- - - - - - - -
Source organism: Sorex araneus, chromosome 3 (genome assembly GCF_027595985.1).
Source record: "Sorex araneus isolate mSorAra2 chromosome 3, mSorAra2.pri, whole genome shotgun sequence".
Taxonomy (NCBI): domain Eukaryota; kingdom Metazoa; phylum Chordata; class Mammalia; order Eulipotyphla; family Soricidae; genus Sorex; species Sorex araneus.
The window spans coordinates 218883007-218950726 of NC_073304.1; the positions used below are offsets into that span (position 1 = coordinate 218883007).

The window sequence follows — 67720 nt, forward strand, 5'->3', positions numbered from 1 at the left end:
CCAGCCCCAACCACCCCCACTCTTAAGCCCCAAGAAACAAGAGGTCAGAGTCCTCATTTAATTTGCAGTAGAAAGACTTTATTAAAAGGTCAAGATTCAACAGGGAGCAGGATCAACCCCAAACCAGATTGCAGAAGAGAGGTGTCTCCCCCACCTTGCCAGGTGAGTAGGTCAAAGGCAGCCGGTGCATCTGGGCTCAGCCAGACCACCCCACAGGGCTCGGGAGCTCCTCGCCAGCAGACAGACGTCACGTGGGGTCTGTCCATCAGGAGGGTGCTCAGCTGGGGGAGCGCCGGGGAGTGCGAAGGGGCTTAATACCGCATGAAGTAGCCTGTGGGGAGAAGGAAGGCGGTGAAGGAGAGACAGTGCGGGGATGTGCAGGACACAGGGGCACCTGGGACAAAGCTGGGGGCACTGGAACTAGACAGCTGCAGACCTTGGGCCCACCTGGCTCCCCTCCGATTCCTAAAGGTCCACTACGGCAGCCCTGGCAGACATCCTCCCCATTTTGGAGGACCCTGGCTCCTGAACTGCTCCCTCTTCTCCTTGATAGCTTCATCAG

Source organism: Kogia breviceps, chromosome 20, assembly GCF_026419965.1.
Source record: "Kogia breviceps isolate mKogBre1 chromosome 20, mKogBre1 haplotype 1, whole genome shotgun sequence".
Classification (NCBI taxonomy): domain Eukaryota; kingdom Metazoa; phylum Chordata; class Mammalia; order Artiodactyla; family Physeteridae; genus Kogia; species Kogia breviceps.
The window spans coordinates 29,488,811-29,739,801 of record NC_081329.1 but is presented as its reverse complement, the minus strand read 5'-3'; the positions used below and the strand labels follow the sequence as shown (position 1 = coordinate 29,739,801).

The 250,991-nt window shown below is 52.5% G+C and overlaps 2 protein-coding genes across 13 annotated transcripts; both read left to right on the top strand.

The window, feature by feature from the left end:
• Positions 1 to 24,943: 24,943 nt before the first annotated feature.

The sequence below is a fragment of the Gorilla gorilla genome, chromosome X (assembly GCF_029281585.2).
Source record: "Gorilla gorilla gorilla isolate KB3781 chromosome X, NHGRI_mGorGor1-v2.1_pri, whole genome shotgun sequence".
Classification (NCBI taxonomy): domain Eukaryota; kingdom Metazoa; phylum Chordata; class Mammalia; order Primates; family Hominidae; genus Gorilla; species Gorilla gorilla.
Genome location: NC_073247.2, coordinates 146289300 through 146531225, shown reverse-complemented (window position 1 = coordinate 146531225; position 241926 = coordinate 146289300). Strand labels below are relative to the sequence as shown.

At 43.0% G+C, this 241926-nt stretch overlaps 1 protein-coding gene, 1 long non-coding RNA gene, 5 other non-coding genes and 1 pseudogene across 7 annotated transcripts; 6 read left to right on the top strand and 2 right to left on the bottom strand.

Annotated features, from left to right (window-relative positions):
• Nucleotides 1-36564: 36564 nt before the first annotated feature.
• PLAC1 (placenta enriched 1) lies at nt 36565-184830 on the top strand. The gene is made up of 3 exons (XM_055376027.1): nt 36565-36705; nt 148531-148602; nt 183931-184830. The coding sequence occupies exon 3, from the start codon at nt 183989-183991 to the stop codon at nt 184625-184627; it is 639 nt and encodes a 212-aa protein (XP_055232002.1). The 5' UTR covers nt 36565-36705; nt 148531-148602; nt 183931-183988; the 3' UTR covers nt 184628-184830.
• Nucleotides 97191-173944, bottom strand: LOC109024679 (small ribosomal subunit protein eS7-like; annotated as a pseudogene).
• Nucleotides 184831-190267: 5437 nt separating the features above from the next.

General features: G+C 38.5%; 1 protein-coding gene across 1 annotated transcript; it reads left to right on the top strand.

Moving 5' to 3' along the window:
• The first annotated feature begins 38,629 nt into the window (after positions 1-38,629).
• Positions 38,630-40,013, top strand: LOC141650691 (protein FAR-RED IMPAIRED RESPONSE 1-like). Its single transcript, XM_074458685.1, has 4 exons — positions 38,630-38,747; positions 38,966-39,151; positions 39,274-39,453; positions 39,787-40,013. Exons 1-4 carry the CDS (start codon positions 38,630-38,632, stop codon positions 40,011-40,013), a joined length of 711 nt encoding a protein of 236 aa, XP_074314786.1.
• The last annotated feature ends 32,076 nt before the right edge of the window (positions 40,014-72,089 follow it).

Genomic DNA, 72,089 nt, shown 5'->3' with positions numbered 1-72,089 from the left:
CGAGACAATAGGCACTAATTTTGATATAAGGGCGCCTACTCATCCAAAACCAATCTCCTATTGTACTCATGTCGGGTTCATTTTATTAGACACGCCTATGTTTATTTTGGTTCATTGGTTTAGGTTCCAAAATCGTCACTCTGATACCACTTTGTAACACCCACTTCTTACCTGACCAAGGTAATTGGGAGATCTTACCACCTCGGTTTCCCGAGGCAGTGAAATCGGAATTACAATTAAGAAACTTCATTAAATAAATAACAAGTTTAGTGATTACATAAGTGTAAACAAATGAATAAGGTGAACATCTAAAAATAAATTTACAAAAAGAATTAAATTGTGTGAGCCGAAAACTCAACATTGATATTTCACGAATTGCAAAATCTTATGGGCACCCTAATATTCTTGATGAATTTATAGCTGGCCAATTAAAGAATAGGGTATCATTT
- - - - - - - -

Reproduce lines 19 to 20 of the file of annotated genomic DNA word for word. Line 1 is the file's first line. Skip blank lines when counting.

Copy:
Annotated features, from left to right (window-relative positions):
• Nucleotides 1-36564: 36564 nt before the first annotated feature.